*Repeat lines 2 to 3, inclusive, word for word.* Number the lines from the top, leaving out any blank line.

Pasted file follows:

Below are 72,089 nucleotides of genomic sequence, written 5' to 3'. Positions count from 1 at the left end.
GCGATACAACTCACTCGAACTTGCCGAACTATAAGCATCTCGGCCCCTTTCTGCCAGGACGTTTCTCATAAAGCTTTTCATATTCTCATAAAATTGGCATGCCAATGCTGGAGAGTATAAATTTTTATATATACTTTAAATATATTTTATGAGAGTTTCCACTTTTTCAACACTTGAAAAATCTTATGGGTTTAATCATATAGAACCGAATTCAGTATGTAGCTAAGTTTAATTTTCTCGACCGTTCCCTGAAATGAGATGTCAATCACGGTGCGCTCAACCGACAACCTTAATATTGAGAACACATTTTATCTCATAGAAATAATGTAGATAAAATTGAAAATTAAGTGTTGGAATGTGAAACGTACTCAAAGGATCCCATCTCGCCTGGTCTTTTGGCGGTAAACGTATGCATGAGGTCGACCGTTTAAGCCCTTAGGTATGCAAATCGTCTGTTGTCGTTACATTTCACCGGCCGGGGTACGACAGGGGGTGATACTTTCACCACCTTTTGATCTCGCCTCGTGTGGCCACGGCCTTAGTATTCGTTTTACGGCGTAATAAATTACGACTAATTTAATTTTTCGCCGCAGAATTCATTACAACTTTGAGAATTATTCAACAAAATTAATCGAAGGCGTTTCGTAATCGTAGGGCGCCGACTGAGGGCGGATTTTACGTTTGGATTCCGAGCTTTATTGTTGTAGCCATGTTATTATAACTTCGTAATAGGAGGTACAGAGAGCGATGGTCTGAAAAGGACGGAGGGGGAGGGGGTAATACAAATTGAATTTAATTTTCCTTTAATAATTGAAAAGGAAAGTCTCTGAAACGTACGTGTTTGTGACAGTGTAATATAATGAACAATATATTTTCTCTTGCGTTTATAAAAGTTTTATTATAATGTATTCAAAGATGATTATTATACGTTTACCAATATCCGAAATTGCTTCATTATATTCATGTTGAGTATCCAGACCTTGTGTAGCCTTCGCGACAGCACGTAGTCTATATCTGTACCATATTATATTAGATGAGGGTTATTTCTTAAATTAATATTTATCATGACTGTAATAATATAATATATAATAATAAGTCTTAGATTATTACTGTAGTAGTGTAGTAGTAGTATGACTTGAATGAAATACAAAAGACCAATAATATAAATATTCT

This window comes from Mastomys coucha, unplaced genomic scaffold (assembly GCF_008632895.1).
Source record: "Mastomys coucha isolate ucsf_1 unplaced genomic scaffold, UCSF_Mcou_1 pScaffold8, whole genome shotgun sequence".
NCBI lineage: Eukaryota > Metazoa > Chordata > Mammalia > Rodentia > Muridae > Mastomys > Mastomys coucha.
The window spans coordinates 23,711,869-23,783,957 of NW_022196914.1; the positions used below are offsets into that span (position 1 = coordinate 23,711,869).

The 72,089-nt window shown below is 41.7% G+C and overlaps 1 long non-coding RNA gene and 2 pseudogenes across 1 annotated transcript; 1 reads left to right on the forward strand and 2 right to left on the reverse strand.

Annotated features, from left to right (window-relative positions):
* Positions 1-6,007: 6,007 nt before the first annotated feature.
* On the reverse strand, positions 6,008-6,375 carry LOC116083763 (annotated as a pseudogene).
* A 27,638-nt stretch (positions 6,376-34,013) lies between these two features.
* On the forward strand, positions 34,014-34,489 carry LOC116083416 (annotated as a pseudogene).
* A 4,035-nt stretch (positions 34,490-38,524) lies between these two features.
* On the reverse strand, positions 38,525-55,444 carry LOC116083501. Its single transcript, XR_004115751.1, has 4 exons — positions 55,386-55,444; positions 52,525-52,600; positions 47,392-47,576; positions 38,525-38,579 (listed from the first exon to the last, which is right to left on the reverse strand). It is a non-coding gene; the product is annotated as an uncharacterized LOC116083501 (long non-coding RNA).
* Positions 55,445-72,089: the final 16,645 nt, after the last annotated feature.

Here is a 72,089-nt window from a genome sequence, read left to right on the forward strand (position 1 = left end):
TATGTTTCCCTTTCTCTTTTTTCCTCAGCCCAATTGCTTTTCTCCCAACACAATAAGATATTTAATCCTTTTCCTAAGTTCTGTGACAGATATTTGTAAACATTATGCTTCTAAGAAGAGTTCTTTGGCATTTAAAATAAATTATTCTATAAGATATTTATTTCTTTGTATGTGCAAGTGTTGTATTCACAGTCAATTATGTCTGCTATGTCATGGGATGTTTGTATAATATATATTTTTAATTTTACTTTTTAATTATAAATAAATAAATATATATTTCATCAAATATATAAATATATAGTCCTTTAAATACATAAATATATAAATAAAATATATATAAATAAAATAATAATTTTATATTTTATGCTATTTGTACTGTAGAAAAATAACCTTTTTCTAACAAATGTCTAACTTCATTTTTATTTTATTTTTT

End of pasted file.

GCGATACAACTCACTCGAACTTGCCGAACTATAAGCATCTCGGCCCCTTTCTGCCAGGACGTTTCTCATAAAGCTTTTCATATTCTCATAAAATTGGCATGCCAATGCTGGAGAGTATAAATTTTTATATATACTTTAAATATATTTTATGAGAGTTTCCACTTTTTCAACACTTGAAAAATCTTATGGGTTTAATCATATAGAACCGAATTCAGTATGTAGCTAAGTTTAATTTTCTCGACCGTTCCCTGAAATGAGATGTCAATCACGGTGCGCTCAACCGACAACCTTAATATTGAGAACACATTTTATCTCATAGAAATAATGTAGATAAAATTGAAAATTAAGTGTTGGAATGTGAAACGTACTCAAAGGATCCCATCTCGCCTGGTCTTTTGGCGGTAAACGTATGCATGAGGTCGACCGTTTAAGCCCTTAGGTATGCAAATCGTCTGTTGTCGTTACATTTCACCGGCCGGGGTACGACAGGGGGTGATACTTTCACCACCTTTTGATCTCGCCTCGTGTGGCCACGGCCTTAGTATTCGTTTTACGGCGTAATAAATTACGACTAATTTAATTTTTCGCCGCAGAATTCATTACAACTTTGAGAATTATTCAACAAAATTAATCGAAGGCGTTTCGTAATCGTAGGGCGCCGACTGAGGGCGGATTTTACGTTTGGATTCCGAGCTTTATTGTTGTAGCCATGTTATTATAACTTCGTAATAGGAGGTACAGAGAGCGATGGTCTGAAAAGGACGGAGGGGGAGGGGGTAATACAAATTGAATTTAATTTTCCTTTAATAATTGAAAAGGAAAGTCTCTGAAACGTACGTGTTTGTGACAGTGTAATATAATGAACAATATATTTTCTCTTGCGTTTATAAAAGTTTTATTATAATGTATTCAAAGATGATTATTATACGTTTACCAATATCCGAAATTGCTTCATTATATTCATGTTGAGTATCCAGACCTTGTGTAGCCTTCGCGACAGCACGTAGTCTATATCTGTACCATATTATATTAGATGAGGGTTATTTCTTAAATTAATATTTATCATGACTGTAATAATATAATATATAATAATAAGTCTTAGATTATTACTGTAGTAGTGTAGTAGTAGTATGACTTGAATGAAATACAAAAGACCAATAATATAAATATTCT

This window comes from Mastomys coucha, unplaced genomic scaffold (assembly GCF_008632895.1).